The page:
(To be continued.)

On the Refinage, on a large scale, by means of Nitre, of brittle or

understandard Silver, for coinage purposes ; and on a ready mode of approximative assaying of silver, by W. B. O'SHAUGHNESSY, M. D. and F. R. S., Co-Secy. Asiatic Society of Bengal.

Although the subject of the refinage of silver for coinage purposes may appear of too special and technical a character to warrant my affording to it any portion of the pages of this Journal, it still presents some collateral points of general interest. It affords an opportunity too of conveying in a simple and intelligible form a few observations regarding our silver standard and the approximative testing of silver coin and bullion, which may prove useful to some of the readers of this Journal who have to manage bullion transactions with native states.

The East India Company's new rupee is by law composed of 11 parts by weight of pure silver and 1 of copper. A pound of this alloy is divided into 12 ounces, each ounce into 20 penny weights. In the receipt of bullion tendered at the mints, the alloy of 11-12ths is taken as standard, and according to the number of half penny weights of pure silver, above or below eleven ounces, or 220 dwts. the bullion is on assay reported better or worse than standard. The composition of a few of the most remarkable varieties of bullion and coin received at the Calcutta mint will illustrate this statement.

1 th of
Drts. of

Assay Report. contains-Fine silver-Alloy. Standard Silver,..

220 20 Standard. Silver Coin of Great Britain,.... 222 18 2 Dwts. Better. New Dutch Guilders,..

226 14 6 Br. Old Sicca Rupees, ..

235 5 15 Br.
Sycee silver of best quality, .. 2363 31 16 Br.
Silver ingots from mint refinery, 240 0 20 Br. Pure.
Spanish Dollars,..

215} 241 4} Worse. Five Franc pieces, ...

216 24 4 Wo. Nanashaye Rupees of Jaloun, .. 202 38 18 Wo. Debmohree Rs. of Assam,

130 110 90 Wo. These few instances are sufficient to exemplify the practical range of proportion in the silver and alloy of the bullion usually presented. By the mint rules a charge for refinage is levied on all such bullion, which is alloyed to a greater extent than 261 parts or penny weights in 210. technically 6) “worse" than standard.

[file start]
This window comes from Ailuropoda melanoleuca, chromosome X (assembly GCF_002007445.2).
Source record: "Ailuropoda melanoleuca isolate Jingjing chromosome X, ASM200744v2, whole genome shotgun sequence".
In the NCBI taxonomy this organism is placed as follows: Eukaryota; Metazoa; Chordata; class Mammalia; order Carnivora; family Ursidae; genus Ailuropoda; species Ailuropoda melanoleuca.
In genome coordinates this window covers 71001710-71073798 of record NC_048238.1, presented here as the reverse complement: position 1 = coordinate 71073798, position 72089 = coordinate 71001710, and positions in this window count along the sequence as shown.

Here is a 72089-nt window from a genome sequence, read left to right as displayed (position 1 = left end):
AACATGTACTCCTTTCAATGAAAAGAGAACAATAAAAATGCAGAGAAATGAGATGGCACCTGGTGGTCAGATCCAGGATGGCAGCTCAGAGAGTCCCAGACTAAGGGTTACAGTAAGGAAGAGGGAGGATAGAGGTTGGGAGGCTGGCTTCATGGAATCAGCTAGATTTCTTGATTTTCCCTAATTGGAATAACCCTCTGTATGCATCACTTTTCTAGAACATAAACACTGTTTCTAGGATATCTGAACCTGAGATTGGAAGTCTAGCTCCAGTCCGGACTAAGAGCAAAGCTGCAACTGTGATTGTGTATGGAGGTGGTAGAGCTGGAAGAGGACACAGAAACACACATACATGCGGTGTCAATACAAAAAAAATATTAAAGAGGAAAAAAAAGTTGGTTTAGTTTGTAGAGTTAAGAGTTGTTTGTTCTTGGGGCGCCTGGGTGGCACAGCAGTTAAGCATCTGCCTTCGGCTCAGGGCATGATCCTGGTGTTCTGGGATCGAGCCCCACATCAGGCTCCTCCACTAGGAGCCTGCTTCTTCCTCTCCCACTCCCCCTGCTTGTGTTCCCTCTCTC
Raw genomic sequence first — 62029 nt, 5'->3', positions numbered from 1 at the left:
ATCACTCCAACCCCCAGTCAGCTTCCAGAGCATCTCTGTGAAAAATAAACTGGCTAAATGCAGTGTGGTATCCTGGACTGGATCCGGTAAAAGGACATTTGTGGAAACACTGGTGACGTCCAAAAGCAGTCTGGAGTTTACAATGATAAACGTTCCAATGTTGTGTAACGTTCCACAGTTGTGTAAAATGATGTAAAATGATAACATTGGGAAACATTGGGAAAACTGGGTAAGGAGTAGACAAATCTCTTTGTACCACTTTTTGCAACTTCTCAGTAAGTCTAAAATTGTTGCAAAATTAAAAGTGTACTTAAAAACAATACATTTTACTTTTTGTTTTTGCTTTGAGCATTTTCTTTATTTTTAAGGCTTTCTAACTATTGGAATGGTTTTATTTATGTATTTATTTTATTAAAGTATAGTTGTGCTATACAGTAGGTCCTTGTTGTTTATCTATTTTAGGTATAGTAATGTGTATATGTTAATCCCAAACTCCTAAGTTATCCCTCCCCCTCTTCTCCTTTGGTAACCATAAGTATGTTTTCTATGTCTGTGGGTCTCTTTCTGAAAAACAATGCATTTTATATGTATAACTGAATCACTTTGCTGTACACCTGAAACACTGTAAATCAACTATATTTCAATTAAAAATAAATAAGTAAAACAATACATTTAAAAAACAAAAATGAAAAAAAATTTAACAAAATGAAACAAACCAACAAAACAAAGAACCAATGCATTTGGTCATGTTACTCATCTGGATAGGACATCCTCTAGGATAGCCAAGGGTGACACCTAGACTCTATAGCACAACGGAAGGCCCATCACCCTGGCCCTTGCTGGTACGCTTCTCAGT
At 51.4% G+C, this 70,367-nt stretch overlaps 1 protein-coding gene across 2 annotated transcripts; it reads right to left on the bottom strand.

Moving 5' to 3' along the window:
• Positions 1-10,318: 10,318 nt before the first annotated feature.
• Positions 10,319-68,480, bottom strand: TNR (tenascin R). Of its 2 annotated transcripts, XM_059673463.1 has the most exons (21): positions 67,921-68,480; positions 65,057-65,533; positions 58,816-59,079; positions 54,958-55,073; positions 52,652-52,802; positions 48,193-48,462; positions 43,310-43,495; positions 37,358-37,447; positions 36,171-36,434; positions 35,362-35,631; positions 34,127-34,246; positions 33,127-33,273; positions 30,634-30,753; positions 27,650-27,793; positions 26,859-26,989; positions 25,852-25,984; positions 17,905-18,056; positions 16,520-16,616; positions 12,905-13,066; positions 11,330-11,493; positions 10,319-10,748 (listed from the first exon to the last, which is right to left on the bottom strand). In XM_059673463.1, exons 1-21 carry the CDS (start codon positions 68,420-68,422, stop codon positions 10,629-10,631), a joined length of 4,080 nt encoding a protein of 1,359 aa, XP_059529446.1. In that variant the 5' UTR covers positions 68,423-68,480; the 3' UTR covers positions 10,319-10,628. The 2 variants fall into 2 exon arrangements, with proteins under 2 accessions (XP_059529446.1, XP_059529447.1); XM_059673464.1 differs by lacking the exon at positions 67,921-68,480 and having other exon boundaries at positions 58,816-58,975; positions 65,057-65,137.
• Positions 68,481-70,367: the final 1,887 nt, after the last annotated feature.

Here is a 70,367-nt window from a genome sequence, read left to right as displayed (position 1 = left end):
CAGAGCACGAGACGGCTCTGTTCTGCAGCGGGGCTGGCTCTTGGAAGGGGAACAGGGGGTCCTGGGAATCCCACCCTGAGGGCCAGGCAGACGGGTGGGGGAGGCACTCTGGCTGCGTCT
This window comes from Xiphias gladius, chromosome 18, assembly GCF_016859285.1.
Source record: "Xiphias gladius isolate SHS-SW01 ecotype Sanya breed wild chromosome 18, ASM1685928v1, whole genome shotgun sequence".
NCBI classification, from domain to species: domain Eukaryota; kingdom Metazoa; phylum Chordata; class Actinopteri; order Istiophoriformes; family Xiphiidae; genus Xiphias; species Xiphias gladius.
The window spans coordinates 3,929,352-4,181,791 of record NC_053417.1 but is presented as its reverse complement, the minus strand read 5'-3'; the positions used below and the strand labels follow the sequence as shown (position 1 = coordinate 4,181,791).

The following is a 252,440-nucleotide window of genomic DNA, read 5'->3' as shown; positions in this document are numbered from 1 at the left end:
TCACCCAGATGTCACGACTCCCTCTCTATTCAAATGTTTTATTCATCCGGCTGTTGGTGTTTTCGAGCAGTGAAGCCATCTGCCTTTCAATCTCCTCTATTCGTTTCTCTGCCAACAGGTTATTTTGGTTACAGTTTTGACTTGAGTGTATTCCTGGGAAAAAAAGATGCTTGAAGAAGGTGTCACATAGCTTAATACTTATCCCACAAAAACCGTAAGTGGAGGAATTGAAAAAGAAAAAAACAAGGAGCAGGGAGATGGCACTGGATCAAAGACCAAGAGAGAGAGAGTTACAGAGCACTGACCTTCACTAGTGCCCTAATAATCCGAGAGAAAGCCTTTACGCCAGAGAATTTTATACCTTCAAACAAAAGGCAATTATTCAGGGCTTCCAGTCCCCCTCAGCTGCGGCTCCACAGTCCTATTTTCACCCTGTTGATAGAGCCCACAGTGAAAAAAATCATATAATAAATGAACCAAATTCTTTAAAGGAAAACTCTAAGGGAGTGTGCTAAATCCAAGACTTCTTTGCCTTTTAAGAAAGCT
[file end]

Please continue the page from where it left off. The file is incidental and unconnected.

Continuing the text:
In alloys however of silver and copper only, it is generally found that however large the proportion of copper, the bullion does not require refinage for coinage purposes, if mixed with the requisite quantity of pure silver, or superior silver alloyed with copper only. Thus Dollars and Five Franc pieces may be used for alligation without risk of rendering the resulting ingots unmanageable in the subsequent stages of coinage. But if the bullion, whether worse or better than standard contains lead, tin, brass or sulphur in a larger proportion than two dwts. in the pound, it affords ingots which generally prove brittle in the course of manipulation, or give a mixture of uncertain fineness and unfit to be coined. To illustrate this I may mention that I have fre

quently known Sycee silver at 164 Br. alloyed with ?, copper, to yield bars as brittle as slate or cast iron ; and these when assayed to prove 2 or even 3 dwts. better than standard. This proceeds from the presence of lead or sulphur in the Sycee silver, part of which burning off leaves the resulting mass richer in silver than before, but brittle from the small portion of lead which remains. On the other hand I have still more frequently seen alloys of silver and copper, 50 to 80 worse than standard, affording with the due proportion of richer silver, a perfectly malleable and standard metal.

The object of refinages for the mint is therefore usually to remove the lead, tin, zinc or sulphur and to leave the silver and copper, or occasionally, when pure or rich silver is not available, to bring up inferior alloys to standard or even superior fineness.

The process followed by the native refiners in the bazar is that of cupellation, and is performed by them with great success and economy. They use for the cupel a mixture of one part by weight of recently burned lime, sifted but unslaked, and two parts by weight of chaff ashes. With this they make a basin like mass, usually eighteen inches in diameter below and 4 to 6 inches deep. This they inoisten well with water and beat with the hands into firm consistence. Pieces of brick are placed round the sloping sides to give support, and two pairs of bellows are arranged so that by their alternate use a constant blast of air is kept up during the process.

While still wet the basiu is charged with charcoal and an active fire kindled, the silver is then introduced and lead added till all is melted and red hot. Two large logs of firewood are then placed over the charcoal so as to form a dome to the heap, and at the interstices torchlike pieces of wood are continually introduced, so that a powerful fame is reverberated from the blazing dome above.

By this manipulation the lead is oxidized, and the oxyde of lead (litharge) formed is absorbed with the oxides of copper, and other base metals usually present, by the porous mixture of lime and ashes. None of the litharge is removed by skimming. In refining 2500 tola wt.* from 16 “worse” they use 1200 tolas of lead, and the operation is completed in less than 3 hours, yielding a cake of silver 16 to 17 dwt. “ better" than standard. The bazar refiners contract to return all the silver according * The tola is 180 Troy grains. 32 tolas = one Troy pound.